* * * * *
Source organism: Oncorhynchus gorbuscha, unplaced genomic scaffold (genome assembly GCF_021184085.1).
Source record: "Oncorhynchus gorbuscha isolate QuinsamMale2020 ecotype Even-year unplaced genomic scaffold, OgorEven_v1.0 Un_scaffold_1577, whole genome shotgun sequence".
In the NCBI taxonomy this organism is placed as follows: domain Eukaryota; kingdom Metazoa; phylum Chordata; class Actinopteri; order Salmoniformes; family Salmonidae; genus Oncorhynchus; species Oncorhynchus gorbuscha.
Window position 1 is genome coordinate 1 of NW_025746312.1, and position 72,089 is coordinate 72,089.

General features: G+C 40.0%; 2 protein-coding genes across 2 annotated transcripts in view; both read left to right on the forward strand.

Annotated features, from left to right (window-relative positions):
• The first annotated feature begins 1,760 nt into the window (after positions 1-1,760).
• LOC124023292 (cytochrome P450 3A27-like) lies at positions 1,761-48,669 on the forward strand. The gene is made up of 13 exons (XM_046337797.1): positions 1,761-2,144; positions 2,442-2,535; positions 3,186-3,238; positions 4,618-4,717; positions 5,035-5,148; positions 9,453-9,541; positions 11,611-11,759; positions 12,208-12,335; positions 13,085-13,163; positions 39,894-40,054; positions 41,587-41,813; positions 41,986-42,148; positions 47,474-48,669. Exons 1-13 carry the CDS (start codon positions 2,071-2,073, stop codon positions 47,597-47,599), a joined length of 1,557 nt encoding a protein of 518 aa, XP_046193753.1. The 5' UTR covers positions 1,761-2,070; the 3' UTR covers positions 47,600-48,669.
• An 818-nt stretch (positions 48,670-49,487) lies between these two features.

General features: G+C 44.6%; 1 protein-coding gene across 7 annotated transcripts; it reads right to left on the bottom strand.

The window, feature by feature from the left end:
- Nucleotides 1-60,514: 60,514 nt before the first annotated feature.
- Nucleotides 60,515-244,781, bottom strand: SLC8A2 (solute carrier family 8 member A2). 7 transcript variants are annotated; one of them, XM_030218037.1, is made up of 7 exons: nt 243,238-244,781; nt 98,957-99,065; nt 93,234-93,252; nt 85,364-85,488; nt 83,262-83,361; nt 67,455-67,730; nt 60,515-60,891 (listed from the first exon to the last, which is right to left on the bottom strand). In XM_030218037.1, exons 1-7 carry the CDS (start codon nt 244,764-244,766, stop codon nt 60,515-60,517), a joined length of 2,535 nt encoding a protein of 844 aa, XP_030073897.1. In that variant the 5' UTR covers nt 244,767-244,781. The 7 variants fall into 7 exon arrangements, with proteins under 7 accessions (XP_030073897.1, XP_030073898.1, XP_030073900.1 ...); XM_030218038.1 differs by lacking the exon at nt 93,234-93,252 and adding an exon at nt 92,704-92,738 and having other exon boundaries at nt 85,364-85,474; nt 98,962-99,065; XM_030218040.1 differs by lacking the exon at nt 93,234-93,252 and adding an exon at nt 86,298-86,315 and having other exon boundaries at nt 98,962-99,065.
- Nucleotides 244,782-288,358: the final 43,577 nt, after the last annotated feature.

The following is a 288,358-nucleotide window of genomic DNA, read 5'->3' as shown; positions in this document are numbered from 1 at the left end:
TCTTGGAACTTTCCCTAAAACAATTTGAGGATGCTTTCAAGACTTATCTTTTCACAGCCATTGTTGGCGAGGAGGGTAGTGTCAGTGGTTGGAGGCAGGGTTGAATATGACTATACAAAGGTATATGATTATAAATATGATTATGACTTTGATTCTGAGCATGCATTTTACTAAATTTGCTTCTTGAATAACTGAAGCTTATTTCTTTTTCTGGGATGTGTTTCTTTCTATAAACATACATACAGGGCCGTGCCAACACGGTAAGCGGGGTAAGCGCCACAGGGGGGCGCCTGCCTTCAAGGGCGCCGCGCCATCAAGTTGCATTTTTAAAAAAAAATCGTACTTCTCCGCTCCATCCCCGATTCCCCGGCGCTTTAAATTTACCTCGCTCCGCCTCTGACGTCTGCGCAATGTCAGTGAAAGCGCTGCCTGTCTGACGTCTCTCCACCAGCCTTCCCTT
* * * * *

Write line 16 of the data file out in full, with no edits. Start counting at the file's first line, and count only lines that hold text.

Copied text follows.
TCTTGGAACTTTCCCTAAAACAATTTGAGGATGCTTTCAAGACTTATCTTTTCACAGCCATTGTTGGCGAGGAGGGTAGTGTCAGTGGTTGGAGGCAGGGTTGAATATGACTATACAAAGGTATATGATTATAAATATGATTATGACTTTGATTCTGAGCATGCATTTTACTAAATTTGCTTCTTGAATAACTGAAGCTTATTTCTTTTTCTGGGATGTGTTTCTTTCTATAAACATACATACAGGGCCGTGCCAACACGGTAAGCGGGGTAAGCGCCACAGGGGGGCGCCTGCCTTCAAGGGCGCCGCGCCATCAAGTTGCATTTTTAAAAAAAAATCGTACTTCTCCGCTCCATCCCCGATTCCCCGGCGCTTTAAATTTACCTCGCTCCGCCTCTGACGTCTGCGCAATGTCAGTGAAAGCGCTGCCTGTCTGACGTCTCTCCACCAGCCTTCCCTT